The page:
When you look at the sun, sometimes it appears way larger than it actually is. The circle of light that makes it look bigger is called a halo. Beautiful women and handsome men produce the same effect. Their appearance can be so deceiving that we begin to attribute completely unrelated qualities to their looks. This bias is known as the halo effect.
“This video is making psychology subject an interesting to learn and understand.”– Saurabh Pawar
the full story
What do you think? Would this man make a good doctor? What about him? Would you trust him with your surgery? Most people would probably want to get treated by one, rather than the other. And most people are likely to be wrong about that.
When you look at the sun, you sometimes see it clearly. But sometimes you’ll see it shining way bigger than its actual shape. That circle of light that makes it look bigger is called a halo. The halo effect also happens when a person, product, or company shines like the sun. Then we don’t see them clearly and associate all sorts of unrelated qualities to them.
The halo effect was first identified in 1907 by the American psychologist Frederick Wells and was then studied by the psychologist Edward Thorndike, who asked flight commanders to evaluate their officers in various distinct aspects such as physical appearance, intelligence, and leadership.
Examining the results, Thorndike found that the officers that got high scores for their psychical qualities, also got rated high on intelligence and leadership skills – a correlation that seemed wrong. It appears that the commanders were unable to evaluate specific traits independently of others.
They thought of their officers in broad terms; either “good” or “bad”, and allowed this general feeling to influence the specific qualities they attributed to them. Some officers profited from their halo. Others were put at a disadvantage by what is called the horn effect. The halo effect also explains why some teachers give better looking students higher grades
halo effect study
One study looked at the grades of 4,500 pupils, who were sorted by volunteers into three groups: below-average, average, and above-average looking. Did the better looking people get better grades?
The researchers then compared students’ grades between classes taken in traditional classrooms with those taken online where there was little to no face-to-face interaction. The researchers later found evidence that students who were rated as good looking, earned significantly lower grades in online courses compared to traditional classrooms where they got help from their halo.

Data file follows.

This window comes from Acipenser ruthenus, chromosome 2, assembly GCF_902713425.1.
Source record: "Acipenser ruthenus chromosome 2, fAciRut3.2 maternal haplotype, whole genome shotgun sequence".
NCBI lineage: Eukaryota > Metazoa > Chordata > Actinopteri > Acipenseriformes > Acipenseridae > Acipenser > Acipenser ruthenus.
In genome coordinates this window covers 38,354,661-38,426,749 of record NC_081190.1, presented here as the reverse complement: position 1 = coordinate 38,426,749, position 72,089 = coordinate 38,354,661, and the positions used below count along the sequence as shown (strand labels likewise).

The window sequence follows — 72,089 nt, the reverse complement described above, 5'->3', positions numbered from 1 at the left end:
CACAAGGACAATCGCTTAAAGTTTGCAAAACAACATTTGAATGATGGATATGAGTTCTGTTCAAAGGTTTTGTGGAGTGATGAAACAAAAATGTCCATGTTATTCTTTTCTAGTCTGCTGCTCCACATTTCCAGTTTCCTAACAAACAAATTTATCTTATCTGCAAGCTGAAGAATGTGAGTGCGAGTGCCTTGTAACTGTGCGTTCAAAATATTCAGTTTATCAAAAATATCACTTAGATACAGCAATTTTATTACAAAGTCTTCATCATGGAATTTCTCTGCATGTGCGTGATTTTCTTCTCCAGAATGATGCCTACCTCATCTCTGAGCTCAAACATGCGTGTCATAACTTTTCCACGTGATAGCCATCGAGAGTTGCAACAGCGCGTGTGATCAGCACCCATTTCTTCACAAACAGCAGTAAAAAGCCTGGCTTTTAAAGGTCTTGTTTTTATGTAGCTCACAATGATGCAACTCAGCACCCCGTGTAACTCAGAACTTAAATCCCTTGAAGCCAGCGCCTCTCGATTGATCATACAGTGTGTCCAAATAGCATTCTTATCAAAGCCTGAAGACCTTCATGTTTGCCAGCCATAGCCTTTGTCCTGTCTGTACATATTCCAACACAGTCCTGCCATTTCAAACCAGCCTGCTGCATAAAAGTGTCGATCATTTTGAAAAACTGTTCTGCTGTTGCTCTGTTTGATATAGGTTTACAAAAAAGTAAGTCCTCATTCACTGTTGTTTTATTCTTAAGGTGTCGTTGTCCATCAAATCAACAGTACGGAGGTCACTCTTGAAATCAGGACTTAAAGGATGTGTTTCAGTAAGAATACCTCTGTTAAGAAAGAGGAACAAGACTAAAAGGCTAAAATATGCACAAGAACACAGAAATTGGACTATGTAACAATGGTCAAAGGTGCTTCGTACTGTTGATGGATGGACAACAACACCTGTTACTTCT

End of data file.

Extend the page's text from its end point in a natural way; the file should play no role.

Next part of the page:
Since the physical attributes of good looking people seem to naturally make them also appear intelligent, strong, and trustworthy, here is one good rule of thumb.
If you have an accident and you have to choose between two equally qualified doctors, ignore their halo and choose the less handsome one. He might have worked twice as hard to gain the same reputation and is likely better at his job.
what do you think?
What do you think? Do you think it is possible to avoid the halo effect at work, in school or in public life? And what about other credentials that may signal success? Please share your thoughts and ideas in the comments below.
- The original study: A constant error in psychological rating by E. Thorndike – semanticscholar.org
- Why the halo effect influences how we perceive others – verywellmind.com
- Halo Effect – wikipedia.org
- The Attractiveness Halo Effect and the Babyface Stereotype in Older and Younger Adults: Similarities, Own-Age Accentuation, and OA Positivity Effects by Leslie A Zebrowitz and Robert G. Franklin, Jr.
- Learn how the Halo Effect Affects Marketing
- This study, published by Nature, provides a comprehensive examination of the traits that predict attractiveness and examines whether facial appearance predicts health.
- Learn about the Confirmation Bias which is related to the Halo Effect.
- Read about baby schema, a set of facial and body features that make a creature appear “cute” and motivates others to care for it.
Make your students see their own biases
- First show your students a photograph of an unattractive man or woman (this AI face generator might be helpful).
- Then ask them to take 3 minutes to list all the attributes (positive and negative) they associate with that person.
- After they are done, repeat the process with one of their idols, such as a famous singer, actor or sports star.
- Then show them the Halo Effect video.
- After they have seen the video, let them reflect on what they wrote about the two people, allow them to make corrections and then discuss in class what they have learned.